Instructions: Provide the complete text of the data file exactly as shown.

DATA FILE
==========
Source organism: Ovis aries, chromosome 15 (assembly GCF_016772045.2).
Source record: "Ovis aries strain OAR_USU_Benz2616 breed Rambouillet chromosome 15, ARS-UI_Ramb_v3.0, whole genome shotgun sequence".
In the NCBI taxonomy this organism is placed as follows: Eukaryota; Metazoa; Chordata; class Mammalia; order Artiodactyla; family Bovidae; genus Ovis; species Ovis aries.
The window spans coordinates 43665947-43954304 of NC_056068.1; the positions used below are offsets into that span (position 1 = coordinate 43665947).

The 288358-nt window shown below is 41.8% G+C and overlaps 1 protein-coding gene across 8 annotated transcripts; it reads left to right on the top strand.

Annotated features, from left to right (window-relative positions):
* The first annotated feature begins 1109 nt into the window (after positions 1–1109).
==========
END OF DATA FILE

Source organism: Ovis aries, chromosome 15 (assembly GCF_016772045.2).
Source record: "Ovis aries strain OAR_USU_Benz2616 breed Rambouillet chromosome 15, ARS-UI_Ramb_v3.0, whole genome shotgun sequence".
In the NCBI taxonomy this organism is placed as follows: Eukaryota; Metazoa; Chordata; class Mammalia; order Artiodactyla; family Bovidae; genus Ovis; species Ovis aries.
The window spans coordinates 43665947-43954304 of NC_056068.1; the positions used below are offsets into that span (position 1 = coordinate 43665947).

The 288358-nt window shown below is 41.8% G+C and overlaps 1 protein-coding gene across 8 annotated transcripts; it reads left to right on the top strand.

Annotated features, from left to right (window-relative positions):
* The first annotated feature begins 1109 nt into the window (after positions 1–1109).